Advocates say Alberta Budget 2023 snubs survivors of sexual assault, domestic abuse

Advocates say Alberta’s budget fails survivors of sexual assault and domestic abuse and will exacerbate homelessness and addiction

Advocates say Alberta’s 2023 budget fails survivors of sexual assault and domestic abuse, leaving a gap in supports that will exacerbate homelessness and addiction across the province.

Released Tuesday, UCP Premier Danielle Smith’s first budget projects a $2.4 billion surplus even with nearly $70 billion in spending.

You are reading: Advocates say Alberta Budget 2023 snubs survivors of sexual assault, domestic abuse

Mary Jane James, CEO of the Sexual Assault Centre of Edmonton (SACE), told Postmedia Friday there is a crisis in demand for the core services they provide, with waitlists of between 13 and 15 months, and more than 90 counselling intakes in a month.

“If you’d read the research on what causes homelessness and poverty and mental health and addiction — it’s unhealed childhood trauma,” said James, noting if that’s ignored, other public services will continue to be overloaded.

“Pay it now, or pay it later, but you’re going to pay it,” said James.

Deb Tomlinson, CEO of The Association of Alberta Sexual Assault Services (AASAS), said long wait times to get help can discourage survivors of sexual violence, especially children, to stay silent, which can eventually lead to substance abuse, mental illness, unemployment and homelessness.

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“With Budget 2023, that’s who this government has turned it’s back on — survivors,” said Tomlinson.

Prior to the budget, AASAS had asked for an additional $14 million annually for 15 sexual assault centres across the province to meet demand.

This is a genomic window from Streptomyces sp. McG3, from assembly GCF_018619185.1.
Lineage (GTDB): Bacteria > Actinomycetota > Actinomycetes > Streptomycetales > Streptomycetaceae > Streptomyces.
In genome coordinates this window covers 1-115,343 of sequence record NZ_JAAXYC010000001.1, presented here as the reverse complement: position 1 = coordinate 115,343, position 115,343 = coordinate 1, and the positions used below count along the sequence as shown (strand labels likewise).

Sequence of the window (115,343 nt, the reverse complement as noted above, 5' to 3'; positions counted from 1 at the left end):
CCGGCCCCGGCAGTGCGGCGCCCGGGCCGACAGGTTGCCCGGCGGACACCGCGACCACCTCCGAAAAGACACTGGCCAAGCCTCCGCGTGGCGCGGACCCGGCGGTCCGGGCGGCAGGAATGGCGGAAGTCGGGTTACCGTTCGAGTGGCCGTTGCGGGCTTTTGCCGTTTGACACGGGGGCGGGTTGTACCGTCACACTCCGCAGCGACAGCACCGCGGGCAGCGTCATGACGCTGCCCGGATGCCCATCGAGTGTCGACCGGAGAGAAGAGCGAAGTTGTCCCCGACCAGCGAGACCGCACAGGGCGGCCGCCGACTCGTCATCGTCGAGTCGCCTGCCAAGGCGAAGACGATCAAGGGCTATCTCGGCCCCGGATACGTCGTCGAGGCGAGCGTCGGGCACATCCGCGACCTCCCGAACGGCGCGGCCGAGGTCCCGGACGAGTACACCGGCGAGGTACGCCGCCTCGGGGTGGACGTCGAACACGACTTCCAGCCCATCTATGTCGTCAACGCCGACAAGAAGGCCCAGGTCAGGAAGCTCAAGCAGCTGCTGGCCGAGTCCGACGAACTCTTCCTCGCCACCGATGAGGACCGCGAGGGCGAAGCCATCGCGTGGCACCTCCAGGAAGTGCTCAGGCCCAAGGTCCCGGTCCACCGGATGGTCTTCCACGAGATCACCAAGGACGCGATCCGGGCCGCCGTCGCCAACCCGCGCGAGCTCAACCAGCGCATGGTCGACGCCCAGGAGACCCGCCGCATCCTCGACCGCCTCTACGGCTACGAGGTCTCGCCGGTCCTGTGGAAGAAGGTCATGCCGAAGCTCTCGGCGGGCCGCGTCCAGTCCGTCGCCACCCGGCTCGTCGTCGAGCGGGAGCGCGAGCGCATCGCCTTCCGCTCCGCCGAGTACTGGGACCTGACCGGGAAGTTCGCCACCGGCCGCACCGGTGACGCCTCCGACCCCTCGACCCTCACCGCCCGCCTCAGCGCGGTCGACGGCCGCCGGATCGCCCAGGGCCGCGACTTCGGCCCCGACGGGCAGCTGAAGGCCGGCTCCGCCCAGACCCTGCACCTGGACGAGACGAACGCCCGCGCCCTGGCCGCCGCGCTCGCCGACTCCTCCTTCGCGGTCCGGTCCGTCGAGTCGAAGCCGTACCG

The government offered an extra $4.2 million for one year, but Tomlinson said the strings attached to that funding made it logistically impossible to accept. James said they tried in vain to get the government to come back to the table.

Hunter Baril, press secretary to Seniors, Community and Social Services Minister Jeremy Nixon, said in a statement to Postmedia the government was disappointed that money isn’t being used to help those in need of supports.

“Alberta’s government is deeply committed to ensuring that those looking for support are able to find it,” he said, pointing to more than $1 billion provincewide in the budget for affordable housing capital grants, support for housing providers and rent assistance.

Tomlinson emphasized that survivors should not hesitate to reach out for help.

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“The reason why we’re seeing this increased demand is because our culture is shifting, and survivors are feeling like they can come forward, that it’s safe to do that, which is good news for all of us … but we need to be there for them when they come forward.”

Her comments come after the Alberta Council of Women’s Shelters (ACWS) also said their requests for additional funding were ignored in the budget, even as rates of violence and the number and complexity of caseloads increase.

According to Tuesday’s budget, operating funding for women’s shelters will go from to $55.1 million from $51.3 million in 2022-23, an increase of $3.8 million or 7.4 per cent. Baril said the province is spending another $9.5 million on family violence prevention programs.

“Women’s shelters continue to serve an essential purpose to women and families fleeing violence, which is why Alberta’s government increased funding,” said Baril.

Contrary to the ministry’s comments, ACWS executive director Jan Reimer told Postmedia the $55 million is a return to previous years’ funding levels, and last year the government used 2021-22 surplus dollars to cover 2022-23 shelter costs – meaning those costs weren’t reflected in the previous year’s total.

“None of our members received an increase in their provincial agreements, which were mailed out after the budget,” Reimer said in an email.

Editor’s note: This story was updated on Sunday, March 5, to include comment from Jan Reimer.

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